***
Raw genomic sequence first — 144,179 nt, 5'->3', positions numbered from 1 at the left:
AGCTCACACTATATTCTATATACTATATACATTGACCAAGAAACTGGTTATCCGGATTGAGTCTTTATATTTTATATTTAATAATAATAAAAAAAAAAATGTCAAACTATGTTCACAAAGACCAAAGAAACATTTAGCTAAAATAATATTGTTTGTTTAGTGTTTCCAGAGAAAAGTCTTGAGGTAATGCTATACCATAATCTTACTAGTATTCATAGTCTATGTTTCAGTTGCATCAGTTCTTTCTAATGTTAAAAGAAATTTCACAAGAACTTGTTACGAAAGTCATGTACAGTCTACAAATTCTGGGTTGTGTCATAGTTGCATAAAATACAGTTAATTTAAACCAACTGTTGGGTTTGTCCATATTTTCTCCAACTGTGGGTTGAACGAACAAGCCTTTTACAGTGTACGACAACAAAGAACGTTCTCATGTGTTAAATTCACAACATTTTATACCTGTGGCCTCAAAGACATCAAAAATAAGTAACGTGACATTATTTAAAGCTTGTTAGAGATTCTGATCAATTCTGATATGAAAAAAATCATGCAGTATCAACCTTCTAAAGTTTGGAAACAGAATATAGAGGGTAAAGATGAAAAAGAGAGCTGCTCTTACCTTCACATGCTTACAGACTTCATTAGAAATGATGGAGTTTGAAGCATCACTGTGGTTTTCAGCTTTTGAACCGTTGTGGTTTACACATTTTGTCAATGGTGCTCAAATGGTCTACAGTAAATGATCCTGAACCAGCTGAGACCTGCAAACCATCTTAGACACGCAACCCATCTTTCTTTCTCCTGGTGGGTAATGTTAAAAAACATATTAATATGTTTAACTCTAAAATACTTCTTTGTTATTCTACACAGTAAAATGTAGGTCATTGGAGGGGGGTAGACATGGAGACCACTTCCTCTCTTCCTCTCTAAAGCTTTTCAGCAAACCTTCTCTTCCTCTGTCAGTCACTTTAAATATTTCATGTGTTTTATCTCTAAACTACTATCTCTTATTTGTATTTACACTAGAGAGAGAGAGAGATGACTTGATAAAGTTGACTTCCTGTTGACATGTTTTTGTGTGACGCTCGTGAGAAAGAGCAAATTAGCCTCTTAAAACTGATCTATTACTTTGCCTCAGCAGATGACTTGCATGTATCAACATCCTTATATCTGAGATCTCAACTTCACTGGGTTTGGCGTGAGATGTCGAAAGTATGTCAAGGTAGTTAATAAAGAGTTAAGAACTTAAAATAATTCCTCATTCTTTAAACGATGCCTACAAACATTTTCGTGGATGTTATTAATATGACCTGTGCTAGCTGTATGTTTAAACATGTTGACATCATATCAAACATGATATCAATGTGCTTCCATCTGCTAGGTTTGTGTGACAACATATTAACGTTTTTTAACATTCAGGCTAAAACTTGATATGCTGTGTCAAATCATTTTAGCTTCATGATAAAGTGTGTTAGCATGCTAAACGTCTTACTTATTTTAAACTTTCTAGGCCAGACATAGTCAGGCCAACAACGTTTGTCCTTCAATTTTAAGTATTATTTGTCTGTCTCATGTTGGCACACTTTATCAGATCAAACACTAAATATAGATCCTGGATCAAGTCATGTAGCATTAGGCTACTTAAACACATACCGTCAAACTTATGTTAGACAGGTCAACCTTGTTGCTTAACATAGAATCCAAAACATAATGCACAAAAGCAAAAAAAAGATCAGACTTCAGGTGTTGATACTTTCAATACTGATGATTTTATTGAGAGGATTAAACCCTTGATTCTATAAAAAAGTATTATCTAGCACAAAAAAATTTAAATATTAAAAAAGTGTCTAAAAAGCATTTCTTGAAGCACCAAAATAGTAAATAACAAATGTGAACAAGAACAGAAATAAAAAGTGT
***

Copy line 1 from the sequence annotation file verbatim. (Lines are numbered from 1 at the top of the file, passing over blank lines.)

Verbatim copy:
Raw genomic sequence first — 144,179 nt, 5'->3', positions numbered from 1 at the left: